“To my eyes,” Professor Bagley said, “the most telling part of Barrett’s response is her aside that ‘the Affordable Care Act is obviously a very long statute.’ Her response suggests — very weakly — that she may see something anomalous about unraveling all of Congress’s handiwork just because a toothless mandate is constitutionally defective.”
Judge Barrett also made more general statements about the health care law on Wednesday. “I am not hostile to the A.C.A. at all,” she said. But that was in some tension with what she had said over the years about earlier Supreme Court challenges before she became a judge.
In a 2017 law review article, Judge Barrett was critical of Chief Justice John G. Roberts Jr.’s 2012 opinion sustaining the mandate. “Chief Justice Roberts pushed the Affordable Care Act beyond its plausible meaning to save the statute,” she wrote.
In an interview after the Supreme Court rejected a second challenge to the law in 2015, this one concerning tax subsidies to help poor and middle-class people buy health insurance, she said, “I think the dissent has the better of the legal argument.”
“That’s not to say the result isn’t preferable,” Judge Barrett said at the time. “It’s clearly a good result that these millions of Americans won’t lose their tax subsidies.”
While Judge Barrett’s comments about severability were arguably at odds with the legal positions taken by Republicans in the pending case, they were consistent with recent Supreme Court opinions.
In June, the court ruled that a provision of the law creating the Consumer Financial Protection Bureau was unconstitutional. But Chief Justice Roberts said the rest of the law could stand. “We think it clear that Congress would prefer that we use a scalpel rather than a bulldozer in curing the constitutional defect we identify today,” he wrote.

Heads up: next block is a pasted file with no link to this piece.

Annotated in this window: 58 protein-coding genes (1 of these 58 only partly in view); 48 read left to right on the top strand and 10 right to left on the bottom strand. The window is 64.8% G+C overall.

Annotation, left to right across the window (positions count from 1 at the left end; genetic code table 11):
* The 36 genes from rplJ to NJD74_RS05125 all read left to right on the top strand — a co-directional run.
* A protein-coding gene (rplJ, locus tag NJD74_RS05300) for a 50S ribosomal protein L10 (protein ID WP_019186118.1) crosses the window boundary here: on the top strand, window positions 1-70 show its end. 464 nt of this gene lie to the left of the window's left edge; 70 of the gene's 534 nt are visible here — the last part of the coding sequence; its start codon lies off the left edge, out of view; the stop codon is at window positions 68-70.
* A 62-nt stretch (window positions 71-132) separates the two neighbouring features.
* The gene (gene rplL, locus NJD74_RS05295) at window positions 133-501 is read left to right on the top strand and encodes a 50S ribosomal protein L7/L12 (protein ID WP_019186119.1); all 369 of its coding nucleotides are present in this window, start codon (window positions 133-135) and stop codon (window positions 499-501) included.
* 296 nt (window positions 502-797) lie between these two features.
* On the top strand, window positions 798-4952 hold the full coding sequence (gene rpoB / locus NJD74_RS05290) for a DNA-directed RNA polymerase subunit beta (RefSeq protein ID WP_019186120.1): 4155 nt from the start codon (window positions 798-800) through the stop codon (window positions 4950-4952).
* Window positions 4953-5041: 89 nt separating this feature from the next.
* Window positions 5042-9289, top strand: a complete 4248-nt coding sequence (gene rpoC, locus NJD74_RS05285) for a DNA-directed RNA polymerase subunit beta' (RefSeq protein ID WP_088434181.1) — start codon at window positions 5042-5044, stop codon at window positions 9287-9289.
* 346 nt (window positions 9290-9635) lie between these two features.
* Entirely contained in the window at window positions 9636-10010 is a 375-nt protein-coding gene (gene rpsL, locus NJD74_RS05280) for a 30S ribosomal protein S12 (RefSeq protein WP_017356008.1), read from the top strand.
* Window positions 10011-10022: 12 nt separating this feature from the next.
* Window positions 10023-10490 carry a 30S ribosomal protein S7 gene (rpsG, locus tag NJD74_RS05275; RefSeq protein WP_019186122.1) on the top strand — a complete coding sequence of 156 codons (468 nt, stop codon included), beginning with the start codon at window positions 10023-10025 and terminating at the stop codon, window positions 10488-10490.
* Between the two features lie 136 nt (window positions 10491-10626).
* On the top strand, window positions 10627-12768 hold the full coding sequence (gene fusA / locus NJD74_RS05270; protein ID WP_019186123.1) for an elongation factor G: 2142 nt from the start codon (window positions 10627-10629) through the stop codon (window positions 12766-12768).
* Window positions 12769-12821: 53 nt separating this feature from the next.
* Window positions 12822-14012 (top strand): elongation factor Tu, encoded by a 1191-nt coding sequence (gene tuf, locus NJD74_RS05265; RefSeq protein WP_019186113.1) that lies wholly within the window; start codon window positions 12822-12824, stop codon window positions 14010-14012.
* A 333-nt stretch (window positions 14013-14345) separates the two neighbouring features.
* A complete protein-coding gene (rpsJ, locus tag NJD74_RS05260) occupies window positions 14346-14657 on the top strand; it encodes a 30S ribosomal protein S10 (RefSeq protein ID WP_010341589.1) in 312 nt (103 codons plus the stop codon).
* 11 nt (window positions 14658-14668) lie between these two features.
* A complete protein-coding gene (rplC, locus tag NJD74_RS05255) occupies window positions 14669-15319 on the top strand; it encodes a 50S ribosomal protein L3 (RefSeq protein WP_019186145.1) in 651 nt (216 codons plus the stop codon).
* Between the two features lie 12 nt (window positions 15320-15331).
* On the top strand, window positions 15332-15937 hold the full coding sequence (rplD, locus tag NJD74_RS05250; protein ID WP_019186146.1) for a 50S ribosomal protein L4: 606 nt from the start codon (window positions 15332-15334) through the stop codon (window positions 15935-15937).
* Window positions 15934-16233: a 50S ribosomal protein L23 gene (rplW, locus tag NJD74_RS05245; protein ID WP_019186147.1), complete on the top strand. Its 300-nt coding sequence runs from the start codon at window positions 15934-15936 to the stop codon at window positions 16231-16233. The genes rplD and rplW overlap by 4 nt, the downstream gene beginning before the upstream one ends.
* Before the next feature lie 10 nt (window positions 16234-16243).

About a week later, in a case on a federal law regulating robocalls, Justice Brett M. Kavanaugh made a similar point. “Constitutional litigation is not a game of gotcha against Congress, where litigants can ride a discrete constitutional flaw in a statute to take down the whole, otherwise constitutional statute,” he wrote.
There is an element of “gotcha,” some legal scholars say, in the sequence of arguments in the latest challenge to the health care law. The arguments start with Chief Justice Roberts’s 2012 opinion upholding the individual mandate as authorized by Congress’s power to levy taxes.
That power disappeared, the argument goes, when Congress, after repeatedly failing to repeal the entire law, reduced the penalty associated with the individual mandate to zero.
That may or may not be so, but the answer to the question is by itself inconsequential. The larger issue is whether the mandate is severable from the rest of the statute.
Judge Barrett, answering a softball question from Mr. Graham, indicated that she was skeptical about that second step.
“If you can preserve a statute, you try to, to the extent possible?” he asked.
Judge Barrett responded, “That is true.”